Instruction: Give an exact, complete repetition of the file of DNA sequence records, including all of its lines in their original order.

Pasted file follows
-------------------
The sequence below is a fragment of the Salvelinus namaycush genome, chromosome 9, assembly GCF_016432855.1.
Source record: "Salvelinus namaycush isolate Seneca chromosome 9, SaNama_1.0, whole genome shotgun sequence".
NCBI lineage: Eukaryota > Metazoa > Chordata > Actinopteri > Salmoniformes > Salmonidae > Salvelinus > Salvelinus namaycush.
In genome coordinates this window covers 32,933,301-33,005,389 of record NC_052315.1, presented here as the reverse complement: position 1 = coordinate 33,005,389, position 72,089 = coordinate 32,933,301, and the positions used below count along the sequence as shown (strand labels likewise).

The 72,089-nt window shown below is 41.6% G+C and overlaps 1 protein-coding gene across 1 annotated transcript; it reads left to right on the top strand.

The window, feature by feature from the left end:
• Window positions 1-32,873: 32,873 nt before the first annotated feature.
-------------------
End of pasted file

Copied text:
The sequence below is a fragment of the Salvelinus namaycush genome, chromosome 9, assembly GCF_016432855.1.
Source record: "Salvelinus namaycush isolate Seneca chromosome 9, SaNama_1.0, whole genome shotgun sequence".
NCBI lineage: Eukaryota > Metazoa > Chordata > Actinopteri > Salmoniformes > Salmonidae > Salvelinus > Salvelinus namaycush.
In genome coordinates this window covers 32,933,301-33,005,389 of record NC_052315.1, presented here as the reverse complement: position 1 = coordinate 33,005,389, position 72,089 = coordinate 32,933,301, and the positions used below count along the sequence as shown (strand labels likewise).

The 72,089-nt window shown below is 41.6% G+C and overlaps 1 protein-coding gene across 1 annotated transcript; it reads left to right on the top strand.

The window, feature by feature from the left end:
• Window positions 1-32,873: 32,873 nt before the first annotated feature.